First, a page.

I know my artifacts are going into a certain output directory that’s configured by my tool chain, and now I can have a second stage defined in that Dockerfile that says, “I’m now going to start from maybe an alpine base image or a really small tight image,” and then what I can do is I can say, “I’m going to do a copy command.” With the copy command, you can now give, instead of just saying the files are coming from your local file system, you can actually have them come from one of the previous stages in your Dockerfile.
Now, I can basically copy my artifacts from that previous stage and you specify where you want it to come from. So, really, really powerful. It’s totally aligned with this use case. It does exactly what it is that you need to do where you’re just plucking the artifacts that you need to pull into your image type of thing, so very powerful.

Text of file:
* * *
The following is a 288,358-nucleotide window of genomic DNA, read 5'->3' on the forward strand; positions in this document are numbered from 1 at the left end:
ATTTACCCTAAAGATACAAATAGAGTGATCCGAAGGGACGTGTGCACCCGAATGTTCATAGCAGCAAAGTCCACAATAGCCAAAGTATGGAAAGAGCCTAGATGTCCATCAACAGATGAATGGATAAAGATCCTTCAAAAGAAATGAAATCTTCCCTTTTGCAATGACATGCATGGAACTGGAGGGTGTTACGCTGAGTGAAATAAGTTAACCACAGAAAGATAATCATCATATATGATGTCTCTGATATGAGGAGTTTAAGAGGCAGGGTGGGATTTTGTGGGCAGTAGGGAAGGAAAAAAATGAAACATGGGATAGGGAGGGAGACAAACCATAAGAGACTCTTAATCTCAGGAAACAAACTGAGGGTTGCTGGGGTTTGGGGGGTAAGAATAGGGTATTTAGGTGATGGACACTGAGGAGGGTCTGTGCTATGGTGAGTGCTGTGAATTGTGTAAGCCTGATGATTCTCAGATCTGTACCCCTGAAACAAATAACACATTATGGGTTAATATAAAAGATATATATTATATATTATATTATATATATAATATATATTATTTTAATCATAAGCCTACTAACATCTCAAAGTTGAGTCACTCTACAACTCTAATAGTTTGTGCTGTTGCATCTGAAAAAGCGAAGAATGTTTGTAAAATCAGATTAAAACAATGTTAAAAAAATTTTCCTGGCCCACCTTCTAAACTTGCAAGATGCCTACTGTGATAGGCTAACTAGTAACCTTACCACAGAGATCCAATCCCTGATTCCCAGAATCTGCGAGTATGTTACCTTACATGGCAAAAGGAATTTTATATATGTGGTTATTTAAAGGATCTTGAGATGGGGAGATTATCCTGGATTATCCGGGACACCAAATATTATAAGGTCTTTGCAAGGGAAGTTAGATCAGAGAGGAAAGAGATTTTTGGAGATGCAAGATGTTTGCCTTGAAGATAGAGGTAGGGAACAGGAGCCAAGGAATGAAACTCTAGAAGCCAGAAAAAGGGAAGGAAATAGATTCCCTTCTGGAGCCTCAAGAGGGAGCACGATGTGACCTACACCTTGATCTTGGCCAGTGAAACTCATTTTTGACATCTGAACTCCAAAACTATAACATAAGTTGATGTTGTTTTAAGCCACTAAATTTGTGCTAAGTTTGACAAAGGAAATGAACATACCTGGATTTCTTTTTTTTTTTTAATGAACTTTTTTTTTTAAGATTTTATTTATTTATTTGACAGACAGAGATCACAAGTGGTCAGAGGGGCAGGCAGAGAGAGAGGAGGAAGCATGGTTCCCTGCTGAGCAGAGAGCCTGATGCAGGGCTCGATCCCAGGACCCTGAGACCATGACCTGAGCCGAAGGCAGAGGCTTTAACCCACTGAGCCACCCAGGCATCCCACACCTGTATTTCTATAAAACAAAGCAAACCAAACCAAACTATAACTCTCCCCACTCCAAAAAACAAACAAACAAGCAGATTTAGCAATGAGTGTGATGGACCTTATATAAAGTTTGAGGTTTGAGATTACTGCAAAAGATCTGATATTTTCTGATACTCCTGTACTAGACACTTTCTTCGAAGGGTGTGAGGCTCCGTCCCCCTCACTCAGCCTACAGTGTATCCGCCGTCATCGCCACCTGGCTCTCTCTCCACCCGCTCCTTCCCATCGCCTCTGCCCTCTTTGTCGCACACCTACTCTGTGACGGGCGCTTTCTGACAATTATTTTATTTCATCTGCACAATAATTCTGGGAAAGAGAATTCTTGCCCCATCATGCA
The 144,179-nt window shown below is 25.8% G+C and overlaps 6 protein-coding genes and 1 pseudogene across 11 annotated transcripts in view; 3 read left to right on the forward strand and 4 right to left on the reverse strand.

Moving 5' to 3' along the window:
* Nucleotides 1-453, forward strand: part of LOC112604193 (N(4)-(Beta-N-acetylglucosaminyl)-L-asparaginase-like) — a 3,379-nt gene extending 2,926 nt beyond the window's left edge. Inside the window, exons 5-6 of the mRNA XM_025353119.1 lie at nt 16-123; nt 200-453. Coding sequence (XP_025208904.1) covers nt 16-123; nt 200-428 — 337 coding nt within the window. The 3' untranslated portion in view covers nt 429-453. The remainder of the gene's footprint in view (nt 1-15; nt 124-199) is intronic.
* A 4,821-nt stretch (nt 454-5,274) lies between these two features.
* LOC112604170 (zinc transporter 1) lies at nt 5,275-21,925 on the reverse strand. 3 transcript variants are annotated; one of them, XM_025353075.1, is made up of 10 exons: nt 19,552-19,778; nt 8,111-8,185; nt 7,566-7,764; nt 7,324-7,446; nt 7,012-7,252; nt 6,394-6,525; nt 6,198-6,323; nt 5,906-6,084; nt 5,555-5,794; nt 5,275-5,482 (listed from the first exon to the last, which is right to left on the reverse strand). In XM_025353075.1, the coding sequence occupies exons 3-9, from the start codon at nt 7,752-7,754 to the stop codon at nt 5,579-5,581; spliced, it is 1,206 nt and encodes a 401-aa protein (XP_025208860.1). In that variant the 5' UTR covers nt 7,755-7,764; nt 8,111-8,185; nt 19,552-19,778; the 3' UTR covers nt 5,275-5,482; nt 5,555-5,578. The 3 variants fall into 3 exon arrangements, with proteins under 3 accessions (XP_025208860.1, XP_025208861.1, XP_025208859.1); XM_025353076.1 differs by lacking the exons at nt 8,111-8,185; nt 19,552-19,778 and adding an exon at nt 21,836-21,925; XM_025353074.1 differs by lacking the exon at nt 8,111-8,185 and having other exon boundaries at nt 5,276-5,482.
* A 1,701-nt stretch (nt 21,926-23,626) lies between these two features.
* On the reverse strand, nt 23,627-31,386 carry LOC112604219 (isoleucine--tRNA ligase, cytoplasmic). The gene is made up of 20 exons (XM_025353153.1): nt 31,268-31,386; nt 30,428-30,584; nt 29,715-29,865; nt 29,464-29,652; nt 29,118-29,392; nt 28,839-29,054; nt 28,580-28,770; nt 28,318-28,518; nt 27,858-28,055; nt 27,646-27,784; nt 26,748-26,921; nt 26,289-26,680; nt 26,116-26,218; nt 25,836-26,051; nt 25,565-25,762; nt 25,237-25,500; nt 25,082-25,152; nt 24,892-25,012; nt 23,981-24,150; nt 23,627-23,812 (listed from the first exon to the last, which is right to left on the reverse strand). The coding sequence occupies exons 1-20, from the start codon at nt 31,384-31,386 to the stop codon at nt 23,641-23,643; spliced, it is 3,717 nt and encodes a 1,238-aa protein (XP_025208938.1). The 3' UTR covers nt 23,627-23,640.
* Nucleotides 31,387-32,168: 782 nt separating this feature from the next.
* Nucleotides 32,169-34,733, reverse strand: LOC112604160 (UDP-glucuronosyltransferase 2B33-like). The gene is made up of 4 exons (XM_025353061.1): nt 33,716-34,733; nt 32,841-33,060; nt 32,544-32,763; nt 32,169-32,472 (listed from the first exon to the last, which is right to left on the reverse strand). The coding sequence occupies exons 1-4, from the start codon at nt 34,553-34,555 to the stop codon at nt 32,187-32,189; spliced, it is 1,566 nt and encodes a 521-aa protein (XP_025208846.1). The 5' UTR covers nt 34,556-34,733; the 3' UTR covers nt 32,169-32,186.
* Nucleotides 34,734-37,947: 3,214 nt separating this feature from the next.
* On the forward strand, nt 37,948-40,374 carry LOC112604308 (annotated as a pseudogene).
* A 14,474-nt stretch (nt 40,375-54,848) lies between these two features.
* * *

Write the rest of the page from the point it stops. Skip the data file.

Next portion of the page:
Jon: Yeah, that’s super cool, that makes a lot of sense. I think I get it now, it’s like being able to refer to a different stage and grab files out of that. I don’t think it needs much further explanations. Thanks, that helps. I would guess we probably haven’t had a chance to really try this yet.
Chris: No, we need to do it. It’s definitely on the to-do list to go through, obviously. It’s a pretty big change across all of our projects.
Jon: It’s like I said today on the webinar that I gave, that your CSC pipeline is always about halfway done. No matter how long you work on it like, “Yup, we’re about halfway done.”